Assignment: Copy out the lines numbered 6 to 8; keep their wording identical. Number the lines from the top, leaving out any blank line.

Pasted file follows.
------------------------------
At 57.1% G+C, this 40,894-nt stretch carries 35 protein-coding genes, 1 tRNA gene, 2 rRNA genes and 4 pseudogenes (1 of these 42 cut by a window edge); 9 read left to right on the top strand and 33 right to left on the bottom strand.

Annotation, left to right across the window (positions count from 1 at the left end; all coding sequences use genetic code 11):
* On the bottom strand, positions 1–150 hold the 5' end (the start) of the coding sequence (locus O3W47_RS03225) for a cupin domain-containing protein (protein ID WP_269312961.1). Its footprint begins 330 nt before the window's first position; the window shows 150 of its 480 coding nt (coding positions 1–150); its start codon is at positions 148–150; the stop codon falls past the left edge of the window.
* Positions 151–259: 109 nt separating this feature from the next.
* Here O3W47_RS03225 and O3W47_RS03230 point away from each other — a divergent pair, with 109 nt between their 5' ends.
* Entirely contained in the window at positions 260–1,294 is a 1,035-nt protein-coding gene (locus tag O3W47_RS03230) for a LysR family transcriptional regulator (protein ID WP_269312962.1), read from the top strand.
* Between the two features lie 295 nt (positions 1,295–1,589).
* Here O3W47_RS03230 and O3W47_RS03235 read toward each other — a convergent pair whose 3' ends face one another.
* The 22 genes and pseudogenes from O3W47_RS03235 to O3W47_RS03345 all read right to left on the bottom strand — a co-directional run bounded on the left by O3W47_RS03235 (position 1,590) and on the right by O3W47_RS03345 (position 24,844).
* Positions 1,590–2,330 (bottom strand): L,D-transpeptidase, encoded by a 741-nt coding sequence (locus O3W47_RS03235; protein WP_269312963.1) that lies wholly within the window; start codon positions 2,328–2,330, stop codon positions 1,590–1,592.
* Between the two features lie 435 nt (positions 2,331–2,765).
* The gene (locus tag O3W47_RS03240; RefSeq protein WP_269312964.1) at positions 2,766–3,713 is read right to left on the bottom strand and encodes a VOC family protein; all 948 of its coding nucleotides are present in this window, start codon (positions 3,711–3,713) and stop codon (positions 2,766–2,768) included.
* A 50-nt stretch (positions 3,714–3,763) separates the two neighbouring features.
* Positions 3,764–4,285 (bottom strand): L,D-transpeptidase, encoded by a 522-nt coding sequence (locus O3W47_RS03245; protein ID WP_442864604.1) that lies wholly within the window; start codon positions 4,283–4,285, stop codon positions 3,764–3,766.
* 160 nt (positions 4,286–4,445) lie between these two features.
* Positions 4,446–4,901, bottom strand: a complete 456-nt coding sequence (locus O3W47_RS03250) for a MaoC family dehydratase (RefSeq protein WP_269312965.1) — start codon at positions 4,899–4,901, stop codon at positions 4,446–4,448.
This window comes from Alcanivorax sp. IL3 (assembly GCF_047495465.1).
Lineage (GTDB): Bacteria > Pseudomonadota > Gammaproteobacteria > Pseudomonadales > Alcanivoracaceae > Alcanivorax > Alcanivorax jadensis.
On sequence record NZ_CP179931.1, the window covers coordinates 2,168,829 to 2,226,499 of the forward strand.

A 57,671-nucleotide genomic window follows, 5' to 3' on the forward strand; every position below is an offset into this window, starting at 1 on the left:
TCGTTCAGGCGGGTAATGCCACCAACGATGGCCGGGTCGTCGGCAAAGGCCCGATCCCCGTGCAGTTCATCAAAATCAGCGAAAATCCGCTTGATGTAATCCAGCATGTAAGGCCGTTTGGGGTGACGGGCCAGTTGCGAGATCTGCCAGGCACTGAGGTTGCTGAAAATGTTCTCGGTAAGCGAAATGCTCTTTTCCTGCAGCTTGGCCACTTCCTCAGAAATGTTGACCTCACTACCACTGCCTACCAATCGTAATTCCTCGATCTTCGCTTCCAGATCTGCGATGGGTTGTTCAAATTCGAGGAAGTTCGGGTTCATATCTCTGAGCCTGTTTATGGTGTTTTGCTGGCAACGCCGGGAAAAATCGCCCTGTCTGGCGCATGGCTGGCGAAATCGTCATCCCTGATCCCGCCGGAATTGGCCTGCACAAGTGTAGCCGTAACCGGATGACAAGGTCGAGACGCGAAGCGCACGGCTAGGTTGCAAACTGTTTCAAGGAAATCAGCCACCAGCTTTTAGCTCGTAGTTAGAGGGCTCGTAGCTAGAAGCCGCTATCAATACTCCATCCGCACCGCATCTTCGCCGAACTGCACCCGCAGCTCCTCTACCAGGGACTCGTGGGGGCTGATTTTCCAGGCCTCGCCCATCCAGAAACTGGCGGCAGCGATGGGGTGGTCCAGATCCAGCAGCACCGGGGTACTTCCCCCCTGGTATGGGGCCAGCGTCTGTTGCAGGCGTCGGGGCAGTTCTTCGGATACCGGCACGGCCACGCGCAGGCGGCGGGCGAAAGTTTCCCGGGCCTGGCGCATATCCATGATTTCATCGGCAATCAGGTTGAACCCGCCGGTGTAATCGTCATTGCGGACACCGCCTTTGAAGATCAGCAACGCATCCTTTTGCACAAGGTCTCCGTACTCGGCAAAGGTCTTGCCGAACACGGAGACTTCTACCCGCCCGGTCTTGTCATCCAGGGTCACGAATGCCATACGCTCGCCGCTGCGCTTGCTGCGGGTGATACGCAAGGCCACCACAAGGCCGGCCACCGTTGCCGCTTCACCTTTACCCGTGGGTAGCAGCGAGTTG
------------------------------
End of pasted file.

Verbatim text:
* Entirely contained in the window at positions 260–1,294 is a 1,035-nt protein-coding gene (locus tag O3W47_RS03230) for a LysR family transcriptional regulator (protein ID WP_269312962.1), read from the top strand.
* Between the two features lie 295 nt (positions 1,295–1,589).
* Here O3W47_RS03230 and O3W47_RS03235 read toward each other — a convergent pair whose 3' ends face one another.